Mitochondrial Redox Homeostasis in Hypoxia via a Microfluidic Platform

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Taylor Person


Significant research has been conducted on cancer, the molecular
basis of metastasis, malignancy, and the signaling pathways
that lead to these conditions. However, limited research has
been conducted regarding the tumor microenvironment, specifically
its constraints and limitations. Researchers have found that
the study of tumor molecular genetics is limiting because the heterogeneity of DNA mutations associated with cancer make it difficult
to develop innovative treatments that target every specific gene. Our approach targets aspects of the tumor microenvironment that are common in every cell. One such aspect is mitochondrial metabolism. Mitochondria are universal in every cell. It is well known that mitochondria have DNA that is passed down from mother to offspring. Mutations of this DNA can also lead to cancer transformation. This research will determine if certain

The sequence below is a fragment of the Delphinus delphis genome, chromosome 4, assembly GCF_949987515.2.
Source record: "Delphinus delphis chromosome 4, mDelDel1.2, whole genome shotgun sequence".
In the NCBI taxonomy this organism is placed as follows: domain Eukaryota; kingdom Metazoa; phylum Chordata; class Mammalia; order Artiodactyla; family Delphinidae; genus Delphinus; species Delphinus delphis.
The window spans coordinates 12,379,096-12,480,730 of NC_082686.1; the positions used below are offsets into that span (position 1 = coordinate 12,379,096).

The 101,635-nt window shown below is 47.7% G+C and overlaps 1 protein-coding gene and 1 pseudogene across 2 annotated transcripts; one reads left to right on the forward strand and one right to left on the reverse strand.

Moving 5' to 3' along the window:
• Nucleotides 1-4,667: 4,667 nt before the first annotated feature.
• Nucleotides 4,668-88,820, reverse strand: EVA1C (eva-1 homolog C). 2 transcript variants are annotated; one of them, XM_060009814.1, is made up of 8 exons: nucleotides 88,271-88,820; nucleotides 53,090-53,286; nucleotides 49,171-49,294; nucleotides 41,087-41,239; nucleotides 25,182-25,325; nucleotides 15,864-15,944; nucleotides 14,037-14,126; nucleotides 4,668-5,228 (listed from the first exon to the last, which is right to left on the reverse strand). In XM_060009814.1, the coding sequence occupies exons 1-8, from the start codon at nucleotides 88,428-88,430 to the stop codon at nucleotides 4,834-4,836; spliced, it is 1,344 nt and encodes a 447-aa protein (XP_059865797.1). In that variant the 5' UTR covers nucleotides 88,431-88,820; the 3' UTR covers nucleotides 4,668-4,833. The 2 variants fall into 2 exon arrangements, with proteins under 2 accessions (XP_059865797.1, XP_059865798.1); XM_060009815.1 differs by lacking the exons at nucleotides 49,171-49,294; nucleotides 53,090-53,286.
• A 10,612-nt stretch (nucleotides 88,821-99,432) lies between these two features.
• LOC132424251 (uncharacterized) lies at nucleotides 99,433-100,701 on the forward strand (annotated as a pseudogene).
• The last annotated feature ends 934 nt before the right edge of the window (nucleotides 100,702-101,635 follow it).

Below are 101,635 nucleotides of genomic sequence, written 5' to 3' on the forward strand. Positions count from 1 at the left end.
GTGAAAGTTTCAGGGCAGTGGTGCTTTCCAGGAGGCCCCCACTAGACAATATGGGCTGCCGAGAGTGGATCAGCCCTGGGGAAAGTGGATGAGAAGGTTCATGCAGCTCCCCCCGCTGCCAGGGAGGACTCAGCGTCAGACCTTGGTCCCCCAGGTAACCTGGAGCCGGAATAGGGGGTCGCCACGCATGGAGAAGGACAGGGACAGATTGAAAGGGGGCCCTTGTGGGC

characteristics of the tumor environment, such as the partial
pressure of oxygen, affect mitochondria, as a part of a larger project
explaining the relationship between mitochondrial REDOX homeostasis and tumor cell metabolism. The effects that the condition called hypoxia, or a reduction of oxygen supply, has on mitochondria will be specifically studied. A novel 3D culture model will be constructed and validated, that allows the observation of tumor cells in real time. This model will be specially designed to allow the investigator to control the levels of O2. The mitochondrial glutathione redox cycle will be targeted via genetically programmed redox-sensitive GFP-based fluorescent proteins in order
to assay the chemical environment involved in metabolism. The results of this study could shed light on additional mechanisms by which cancer cells can overcome hypoxia and progress into aggressive malignancy.

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